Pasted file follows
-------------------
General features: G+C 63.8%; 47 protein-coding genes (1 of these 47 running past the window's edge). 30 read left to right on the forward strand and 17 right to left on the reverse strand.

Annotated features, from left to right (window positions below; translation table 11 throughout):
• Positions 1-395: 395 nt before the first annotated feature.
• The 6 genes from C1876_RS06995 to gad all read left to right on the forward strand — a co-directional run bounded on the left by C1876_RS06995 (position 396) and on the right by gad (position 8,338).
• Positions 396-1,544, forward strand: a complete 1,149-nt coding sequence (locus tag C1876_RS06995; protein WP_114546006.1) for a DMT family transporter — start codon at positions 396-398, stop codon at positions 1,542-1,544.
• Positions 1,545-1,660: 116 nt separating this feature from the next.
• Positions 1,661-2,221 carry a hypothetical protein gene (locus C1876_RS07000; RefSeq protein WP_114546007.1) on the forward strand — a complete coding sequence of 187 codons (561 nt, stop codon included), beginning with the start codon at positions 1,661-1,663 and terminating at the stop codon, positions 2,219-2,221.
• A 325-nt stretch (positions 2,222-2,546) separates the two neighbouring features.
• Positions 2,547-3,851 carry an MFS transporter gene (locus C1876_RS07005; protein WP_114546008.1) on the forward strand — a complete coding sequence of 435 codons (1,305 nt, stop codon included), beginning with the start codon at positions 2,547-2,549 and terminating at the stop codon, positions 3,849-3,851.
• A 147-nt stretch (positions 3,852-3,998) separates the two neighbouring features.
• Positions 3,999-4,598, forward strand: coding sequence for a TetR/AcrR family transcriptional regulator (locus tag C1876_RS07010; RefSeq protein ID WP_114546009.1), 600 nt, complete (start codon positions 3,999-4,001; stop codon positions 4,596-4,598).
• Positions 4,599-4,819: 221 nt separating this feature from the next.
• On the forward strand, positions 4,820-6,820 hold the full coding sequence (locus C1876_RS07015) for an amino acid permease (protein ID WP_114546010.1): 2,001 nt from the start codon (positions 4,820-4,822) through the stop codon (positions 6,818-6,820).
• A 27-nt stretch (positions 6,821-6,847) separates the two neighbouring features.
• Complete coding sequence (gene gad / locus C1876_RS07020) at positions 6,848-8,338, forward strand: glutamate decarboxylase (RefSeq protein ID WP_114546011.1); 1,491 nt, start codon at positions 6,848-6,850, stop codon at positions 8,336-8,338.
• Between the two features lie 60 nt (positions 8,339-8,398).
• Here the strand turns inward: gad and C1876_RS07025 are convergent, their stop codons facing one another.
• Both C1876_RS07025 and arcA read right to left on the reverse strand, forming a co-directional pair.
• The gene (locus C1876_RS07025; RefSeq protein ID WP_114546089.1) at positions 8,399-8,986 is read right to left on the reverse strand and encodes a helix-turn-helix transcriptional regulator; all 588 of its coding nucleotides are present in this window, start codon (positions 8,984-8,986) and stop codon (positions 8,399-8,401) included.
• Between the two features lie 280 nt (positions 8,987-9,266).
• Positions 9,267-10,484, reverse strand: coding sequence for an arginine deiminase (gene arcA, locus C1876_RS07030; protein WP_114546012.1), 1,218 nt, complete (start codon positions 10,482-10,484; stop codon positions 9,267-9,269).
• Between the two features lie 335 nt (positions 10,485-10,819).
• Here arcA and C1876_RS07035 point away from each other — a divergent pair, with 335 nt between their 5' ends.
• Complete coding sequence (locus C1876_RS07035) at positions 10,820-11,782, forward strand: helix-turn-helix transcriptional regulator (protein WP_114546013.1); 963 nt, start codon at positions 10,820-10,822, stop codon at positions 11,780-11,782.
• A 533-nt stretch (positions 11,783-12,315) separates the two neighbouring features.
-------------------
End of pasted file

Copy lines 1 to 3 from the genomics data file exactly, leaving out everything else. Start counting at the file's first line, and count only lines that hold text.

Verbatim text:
General features: G+C 63.8%; 47 protein-coding genes (1 of these 47 running past the window's edge). 30 read left to right on the forward strand and 17 right to left on the reverse strand.

Annotated features, from left to right (window positions below; translation table 11 throughout):
• Positions 1-395: 395 nt before the first annotated feature.